Anthropology

Kenneth Tucker, Chair

Michelle Pietras, Academic Department Coordinator


102 Porter Hall
413-538-2283
https://www.mtholyoke.edu/acad/anthropology

Overview and Contact Information

Anthropology at Mount Holyoke College is devoted to the study of human cultural diversity through time and around the world. The approach is cross-cultural, the perspective non-ethnocentric. The analytic tools will help students make sense of the human condition no matter how familiar or foreign it may seem. Our courses are designed to expose students to a variety of cultures and introduce them to the different topics, theories, and methods of the discipline of anthropology.

Faculty

This area of study is administered by the Anthropology faculty:

Lynn Morgan, Mary E. Woolley Professor of Anthropology, Teaching Spring Only

Joshua Roth, Professor of Anthropology

Elif Babül, Associate Professor of Anthropology 

Sabra Thorner, Assistant Professor of Anthropology, Teaching Spring Only

Matthew Watson, Assistant Professor of Anthropology

Felicity Aulino, Five College Assistant Professor of Anthropology

Elizabeth Klarich, Five College Assistant Professor of Anthropology

William Girard, Visiting Lecturer in Anthropology

Requirements for the Major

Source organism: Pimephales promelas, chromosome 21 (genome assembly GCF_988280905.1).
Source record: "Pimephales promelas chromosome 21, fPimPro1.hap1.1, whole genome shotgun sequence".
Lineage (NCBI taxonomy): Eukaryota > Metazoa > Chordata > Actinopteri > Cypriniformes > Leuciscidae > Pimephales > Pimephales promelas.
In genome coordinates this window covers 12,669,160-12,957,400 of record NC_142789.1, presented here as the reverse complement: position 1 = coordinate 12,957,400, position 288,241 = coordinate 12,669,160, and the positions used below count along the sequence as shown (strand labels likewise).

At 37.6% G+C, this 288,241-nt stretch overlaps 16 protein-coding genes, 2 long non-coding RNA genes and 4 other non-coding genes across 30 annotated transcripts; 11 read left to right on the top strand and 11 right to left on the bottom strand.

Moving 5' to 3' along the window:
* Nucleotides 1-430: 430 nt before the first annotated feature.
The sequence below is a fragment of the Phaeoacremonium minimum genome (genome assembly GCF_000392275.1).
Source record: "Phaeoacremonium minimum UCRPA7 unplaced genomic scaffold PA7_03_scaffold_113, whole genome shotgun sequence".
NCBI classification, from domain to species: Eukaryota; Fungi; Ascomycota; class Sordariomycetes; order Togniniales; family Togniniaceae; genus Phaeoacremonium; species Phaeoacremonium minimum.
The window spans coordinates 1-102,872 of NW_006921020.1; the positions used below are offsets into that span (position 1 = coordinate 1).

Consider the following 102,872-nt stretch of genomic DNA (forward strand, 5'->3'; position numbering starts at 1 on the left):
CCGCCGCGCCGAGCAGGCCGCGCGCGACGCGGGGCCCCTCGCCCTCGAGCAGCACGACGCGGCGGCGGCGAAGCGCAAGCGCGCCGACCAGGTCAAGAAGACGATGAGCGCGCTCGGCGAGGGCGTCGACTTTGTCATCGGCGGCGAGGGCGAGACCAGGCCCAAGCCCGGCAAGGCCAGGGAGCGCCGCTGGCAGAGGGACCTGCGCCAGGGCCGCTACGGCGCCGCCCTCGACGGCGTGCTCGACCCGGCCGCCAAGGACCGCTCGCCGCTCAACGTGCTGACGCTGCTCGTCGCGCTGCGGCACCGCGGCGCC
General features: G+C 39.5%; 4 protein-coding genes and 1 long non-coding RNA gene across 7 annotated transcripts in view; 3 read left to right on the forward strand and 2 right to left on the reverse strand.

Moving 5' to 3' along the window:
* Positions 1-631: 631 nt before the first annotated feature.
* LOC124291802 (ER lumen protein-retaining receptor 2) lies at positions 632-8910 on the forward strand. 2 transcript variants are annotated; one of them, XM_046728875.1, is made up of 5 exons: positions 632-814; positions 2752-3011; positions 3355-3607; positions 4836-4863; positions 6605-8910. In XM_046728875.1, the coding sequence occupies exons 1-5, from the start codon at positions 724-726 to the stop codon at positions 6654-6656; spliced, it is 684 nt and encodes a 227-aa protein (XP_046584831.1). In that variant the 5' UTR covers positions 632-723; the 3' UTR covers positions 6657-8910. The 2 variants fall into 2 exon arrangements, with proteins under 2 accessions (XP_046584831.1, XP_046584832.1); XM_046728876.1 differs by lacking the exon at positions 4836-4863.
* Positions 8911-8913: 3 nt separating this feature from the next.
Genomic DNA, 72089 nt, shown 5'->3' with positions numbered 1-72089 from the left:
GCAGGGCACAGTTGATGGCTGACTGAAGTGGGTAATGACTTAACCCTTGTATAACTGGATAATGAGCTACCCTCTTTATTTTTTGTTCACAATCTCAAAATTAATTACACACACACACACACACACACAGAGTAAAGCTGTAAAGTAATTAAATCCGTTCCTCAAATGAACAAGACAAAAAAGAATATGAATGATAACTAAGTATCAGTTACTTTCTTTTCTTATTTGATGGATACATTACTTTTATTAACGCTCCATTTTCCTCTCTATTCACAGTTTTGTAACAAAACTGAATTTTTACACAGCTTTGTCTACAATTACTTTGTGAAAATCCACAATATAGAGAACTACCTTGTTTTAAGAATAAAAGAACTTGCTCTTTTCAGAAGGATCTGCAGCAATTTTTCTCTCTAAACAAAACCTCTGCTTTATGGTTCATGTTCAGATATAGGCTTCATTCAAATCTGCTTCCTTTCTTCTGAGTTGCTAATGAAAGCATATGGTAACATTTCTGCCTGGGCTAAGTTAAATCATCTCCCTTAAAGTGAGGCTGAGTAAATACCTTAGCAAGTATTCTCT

A minimum of 32 credits:

ANTHR-105Introduction to Cultural Anthropology4
ANTHR-235Development of Anthropological Thought4
or SOCI-223 Development of Social Thought
ANTHR-275Research Methods in Cultural Anthropology4
ANTHR-350Issues in Contemporary Anthropological Theory4
One area course in anthropology4
Alternatively, the cultural area requirement can be fulfilled through: approved study abroad, or foreign language through two semesters at the intermediate level, or an area course in another discipline 1
4 additional credits in Anthropology 24
8 additional credits at the 300 level8
Total Credits32

Additional Specifications

  •  ANTHR-295 or ANTHR-395 do not count toward the requirements of courses in the major at the 200 and 300 level.

Requirements for the Minor

A minimum of 20 credits:

ANTHR-105Introduction to Cultural Anthropology4
4 credits at the 300 level 14
12 additional credits above the 100 level12
Total Credits20

Course Offerings

ANTHR-105 Introduction to Cultural Anthropology

Fall and Spring. Credits: 4

Introduces the analysis of cultural diversity, including concepts, methods, and purposes in interpreting social, economic, political, and belief systems found in human societies.

Applies to requirement(s): Social Sciences; Multicultural Perspectives
E. Babül, W. Girard, P. Mangan, J. Roth, M. Watson, The department
Restrictions: This course is limited to first years, sophomores and juniors

ANTHR-204 Anthropology of Modern Japan

Spring. Credits: 4